Prosecutors at the Khmer Rouge tribunal have formally called Thet Sambath, a journalist who built up a close relationship with Nuon Chea over 10 years of interviewing him, to testify in the second phase of Case 002.
The request from the co-prosecutors’ office claims that quotes from Pol Pot’s former second-in-command in Mr. Sambath’s documentary “Enemies of the People” and book “Behind the Killing Fields” illustrate his guilt in the current trial.
“The Co-Prosecutors submit that in his film and book, Mr. Thet [Sambath] has documented several admissions by Nuon Chea that prove his criminal responsibility for the crimes within the scope of Case 002/2,” says the request, which is dated May 7.
Mr. Sambath did not heed a request to appear in the first phase of Case 002. However, in an interview with Voice of America in January, he said he would testify “if the court openly gives me freedom.” Mr. Sambath did not respond to an emailed request for comment on Friday.
Nuon Chea’s defense team has also said they would like to see Mr. Sambath testify in the current trial.
In an interview from his home in Massachusetts last year, Mr. Sambath, a former reporter for The Cambodia Daily, was critical of the court’s narrow scope and voiced a desire to see members of the current government who are former Khmer Rouge cadre take the stand.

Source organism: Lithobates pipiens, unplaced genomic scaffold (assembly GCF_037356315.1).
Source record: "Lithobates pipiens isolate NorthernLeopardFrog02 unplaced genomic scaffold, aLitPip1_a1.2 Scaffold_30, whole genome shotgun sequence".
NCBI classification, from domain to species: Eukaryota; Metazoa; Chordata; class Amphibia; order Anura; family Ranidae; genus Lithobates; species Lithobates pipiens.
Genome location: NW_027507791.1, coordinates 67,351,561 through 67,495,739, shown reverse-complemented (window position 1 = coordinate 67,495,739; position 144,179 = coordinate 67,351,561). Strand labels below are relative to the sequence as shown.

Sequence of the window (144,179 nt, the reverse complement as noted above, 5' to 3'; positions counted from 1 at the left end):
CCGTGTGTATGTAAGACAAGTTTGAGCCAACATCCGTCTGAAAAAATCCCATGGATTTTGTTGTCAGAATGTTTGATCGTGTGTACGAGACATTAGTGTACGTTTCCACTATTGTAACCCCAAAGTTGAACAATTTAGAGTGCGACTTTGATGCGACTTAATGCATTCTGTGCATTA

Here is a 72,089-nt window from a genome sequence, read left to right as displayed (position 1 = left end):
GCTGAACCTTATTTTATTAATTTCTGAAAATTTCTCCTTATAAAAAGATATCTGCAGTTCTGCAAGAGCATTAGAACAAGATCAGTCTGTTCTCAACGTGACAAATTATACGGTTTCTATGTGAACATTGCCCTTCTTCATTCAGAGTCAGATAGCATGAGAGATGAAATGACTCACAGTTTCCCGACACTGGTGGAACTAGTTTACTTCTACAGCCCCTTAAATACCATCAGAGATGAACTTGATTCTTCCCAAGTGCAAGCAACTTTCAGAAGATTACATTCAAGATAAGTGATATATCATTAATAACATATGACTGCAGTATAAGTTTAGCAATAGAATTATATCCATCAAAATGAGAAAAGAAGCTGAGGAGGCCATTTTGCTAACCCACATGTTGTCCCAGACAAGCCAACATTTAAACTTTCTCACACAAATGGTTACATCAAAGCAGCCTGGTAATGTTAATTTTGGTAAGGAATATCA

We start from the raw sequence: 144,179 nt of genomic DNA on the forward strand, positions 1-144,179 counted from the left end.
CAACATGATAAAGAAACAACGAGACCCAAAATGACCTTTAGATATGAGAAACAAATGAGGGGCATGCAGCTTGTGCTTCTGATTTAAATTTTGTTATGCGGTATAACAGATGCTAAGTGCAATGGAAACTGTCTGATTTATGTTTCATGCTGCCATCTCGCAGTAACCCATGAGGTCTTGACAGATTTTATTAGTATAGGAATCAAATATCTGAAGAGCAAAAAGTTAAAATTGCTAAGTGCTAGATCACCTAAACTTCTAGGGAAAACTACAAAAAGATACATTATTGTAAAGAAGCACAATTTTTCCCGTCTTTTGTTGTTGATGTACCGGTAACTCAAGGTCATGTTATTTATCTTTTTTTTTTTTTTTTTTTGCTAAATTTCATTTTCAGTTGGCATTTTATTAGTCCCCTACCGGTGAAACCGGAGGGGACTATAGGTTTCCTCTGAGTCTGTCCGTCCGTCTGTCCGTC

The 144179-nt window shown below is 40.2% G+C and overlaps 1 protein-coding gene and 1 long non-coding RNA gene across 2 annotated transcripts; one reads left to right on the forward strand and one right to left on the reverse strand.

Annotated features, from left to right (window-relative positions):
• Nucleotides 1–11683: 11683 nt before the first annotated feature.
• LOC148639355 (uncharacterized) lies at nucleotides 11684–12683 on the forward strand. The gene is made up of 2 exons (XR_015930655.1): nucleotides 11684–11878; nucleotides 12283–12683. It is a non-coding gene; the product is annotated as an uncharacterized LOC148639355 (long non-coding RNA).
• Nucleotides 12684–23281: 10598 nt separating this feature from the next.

“I don’t see the current court is going the right way,” he said. “Even if this court sentences Nuon Chea or other Khmer Rouge leaders to their whole lives in prison, it’s useless because the Khmer Rouge tribunal does not summon…the people that were involved like the current leaders in the government and other former Khmer Rouge.”
Mr. Sambath said he has evidence of an “anti-Pol Pot” faction within the Khmer Rouge that “will turn history” and also claimed that Khieu Samphan—the former head of state who is on trial alongside Nuon Chea for crimes against humanity—knew little of the purges taking place under the regime’s watch.
“Khieu Samphan, when you see him, you think ‘Oh, he’s a big man’ but actually he doesn’t know anything. Yes, Khieu Samphan he knows just a little bit but not deeply regarding who is behind the killing fields,” Mr. Sambath said.
The former reporter, who moved to the U.S. after claiming the government attempted to run him off the road on numerous occasions, said he still has deep respect for Nuon Chea for staying true to his ideals after the fall of the regime.
“I don’t care who says he is a bad man or a communist man, I do not care about that. What I care about is that he is a real man. His ideas from 1950 until now, he’s the same man. He never changed. Many Khmer Rouge leaders, they became rich men. Some have millions of dollars,” he said. “Nuon Chea became very poor.”